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SitNews - Stories In The News - Ketchikan, Alaska
August 13, 2006

Front Page Photo courtesy Ryan Harris

Local "Terrorist's" Weapon of Choice: Slingshot & Metal Bearings
Pictured: Right wheel horse Jack who was slightly injured.
Front Page Photo courtesy Ryan Harris

Ketchikan: Local "Terrorist's" Weapon of Choice: Slingshot & Metal Bearings By M.C. KAUFFMAN - With great strength, experience and a cool head, driver Ryan Harris was well equipped to take control of what could have been a potentially dangerous situation for 30 passengers aboard a Seahorse Ventures tour today.

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This potentially dangerous incident began when a person using a slingshot loaded with 1/4 inch stainless steel ball bearings began shooting at the horse-drawn trolley at the Totem Heritage Center. Harris said the metal bearings hit the horses causing extreme excitability and slightly injured his right wheel horse, Jack.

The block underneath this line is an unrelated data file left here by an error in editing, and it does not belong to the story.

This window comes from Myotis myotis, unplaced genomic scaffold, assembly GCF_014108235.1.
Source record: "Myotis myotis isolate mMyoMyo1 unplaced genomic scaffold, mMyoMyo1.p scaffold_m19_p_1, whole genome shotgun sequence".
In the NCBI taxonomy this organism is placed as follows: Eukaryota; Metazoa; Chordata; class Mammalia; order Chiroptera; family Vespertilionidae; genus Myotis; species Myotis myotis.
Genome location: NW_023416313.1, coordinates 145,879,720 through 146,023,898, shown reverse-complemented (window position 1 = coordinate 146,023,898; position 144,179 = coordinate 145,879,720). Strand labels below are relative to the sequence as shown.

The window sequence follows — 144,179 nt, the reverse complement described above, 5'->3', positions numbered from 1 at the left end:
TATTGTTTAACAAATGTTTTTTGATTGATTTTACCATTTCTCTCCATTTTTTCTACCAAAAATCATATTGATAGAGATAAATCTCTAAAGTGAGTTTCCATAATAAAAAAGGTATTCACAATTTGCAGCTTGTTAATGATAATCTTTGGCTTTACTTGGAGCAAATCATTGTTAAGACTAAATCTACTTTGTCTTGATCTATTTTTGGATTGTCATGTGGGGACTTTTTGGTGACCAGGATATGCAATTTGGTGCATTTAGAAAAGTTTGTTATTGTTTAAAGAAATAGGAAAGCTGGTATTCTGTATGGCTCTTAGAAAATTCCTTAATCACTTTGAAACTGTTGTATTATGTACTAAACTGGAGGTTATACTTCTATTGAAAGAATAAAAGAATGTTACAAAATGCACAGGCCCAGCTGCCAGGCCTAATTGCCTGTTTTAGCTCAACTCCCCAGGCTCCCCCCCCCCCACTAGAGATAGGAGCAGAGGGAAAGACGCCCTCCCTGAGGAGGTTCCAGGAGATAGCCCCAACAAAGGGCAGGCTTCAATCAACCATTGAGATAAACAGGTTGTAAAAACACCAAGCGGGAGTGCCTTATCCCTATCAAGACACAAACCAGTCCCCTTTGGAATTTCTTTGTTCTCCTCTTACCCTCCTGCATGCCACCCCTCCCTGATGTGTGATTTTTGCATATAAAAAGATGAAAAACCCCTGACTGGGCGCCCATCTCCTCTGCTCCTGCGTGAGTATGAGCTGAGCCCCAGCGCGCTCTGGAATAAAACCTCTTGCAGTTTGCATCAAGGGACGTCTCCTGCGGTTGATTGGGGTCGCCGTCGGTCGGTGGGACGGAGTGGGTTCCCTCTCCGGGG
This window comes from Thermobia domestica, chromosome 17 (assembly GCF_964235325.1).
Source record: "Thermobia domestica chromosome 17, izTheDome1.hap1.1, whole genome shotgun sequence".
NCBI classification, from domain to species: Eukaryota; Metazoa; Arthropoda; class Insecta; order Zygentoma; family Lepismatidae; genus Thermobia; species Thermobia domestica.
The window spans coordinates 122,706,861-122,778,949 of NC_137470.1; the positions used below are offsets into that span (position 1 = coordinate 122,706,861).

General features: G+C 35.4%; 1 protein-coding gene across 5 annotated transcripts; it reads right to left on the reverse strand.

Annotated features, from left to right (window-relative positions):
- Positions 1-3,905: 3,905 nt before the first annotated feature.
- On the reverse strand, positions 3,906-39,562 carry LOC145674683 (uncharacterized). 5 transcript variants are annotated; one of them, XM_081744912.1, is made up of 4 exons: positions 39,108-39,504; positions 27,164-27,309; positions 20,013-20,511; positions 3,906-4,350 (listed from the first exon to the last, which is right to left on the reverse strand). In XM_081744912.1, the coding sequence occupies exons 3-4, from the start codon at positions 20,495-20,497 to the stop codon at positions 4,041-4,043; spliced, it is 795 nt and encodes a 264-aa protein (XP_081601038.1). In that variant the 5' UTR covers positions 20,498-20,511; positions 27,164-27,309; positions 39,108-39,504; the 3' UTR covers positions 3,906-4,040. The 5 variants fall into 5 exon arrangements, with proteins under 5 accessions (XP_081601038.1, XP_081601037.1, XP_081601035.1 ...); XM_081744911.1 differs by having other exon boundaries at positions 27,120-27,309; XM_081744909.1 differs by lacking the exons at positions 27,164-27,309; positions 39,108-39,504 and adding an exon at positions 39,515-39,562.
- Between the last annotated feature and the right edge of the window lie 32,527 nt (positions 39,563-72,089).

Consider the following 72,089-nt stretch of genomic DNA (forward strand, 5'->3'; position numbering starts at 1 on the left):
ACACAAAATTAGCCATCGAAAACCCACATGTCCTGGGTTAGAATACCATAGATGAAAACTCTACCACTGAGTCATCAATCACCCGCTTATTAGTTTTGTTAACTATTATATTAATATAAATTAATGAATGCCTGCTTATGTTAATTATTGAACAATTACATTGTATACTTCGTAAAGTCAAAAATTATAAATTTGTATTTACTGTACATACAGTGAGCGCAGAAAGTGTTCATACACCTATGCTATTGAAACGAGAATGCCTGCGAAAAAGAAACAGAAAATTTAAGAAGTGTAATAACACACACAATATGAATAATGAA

Harris said metal bearings were also entering the trolley and he immediately decided to move the tour out of the danger area. A big man at 280 pounds and 6'2", Harris had his hands full as the horses were agitated.

Harris said, "The horses were so excited that it bordered uncontrollable and I sustained a fractured clavicle from the pressure [put] on my shoulder controlling the horses during the remainder of the tour." However, Harris maintained a steady and assuring hand and was able to manage the horses for the remainder of the tour which involved delivering his passengers safely for unboarding.

At the time of the incident, another employee quickly searched the area by following the line of shot. This employee reported he was also shot at with the metal bearing flying over his head.

The Ketchikan Police were contacted and Harris said the police have found an alleged suspect, a minor, as well as the slingshot. Harris said from their employee's report he looked 20. No information was available from the police today regarding the incident.

At the time of the incident 18 locals and 12 tourists were on board the trolley plus the driver and the narrator. Among the passengers were children. One metal bearing was recovered in one of the passenger's shoes said Harris.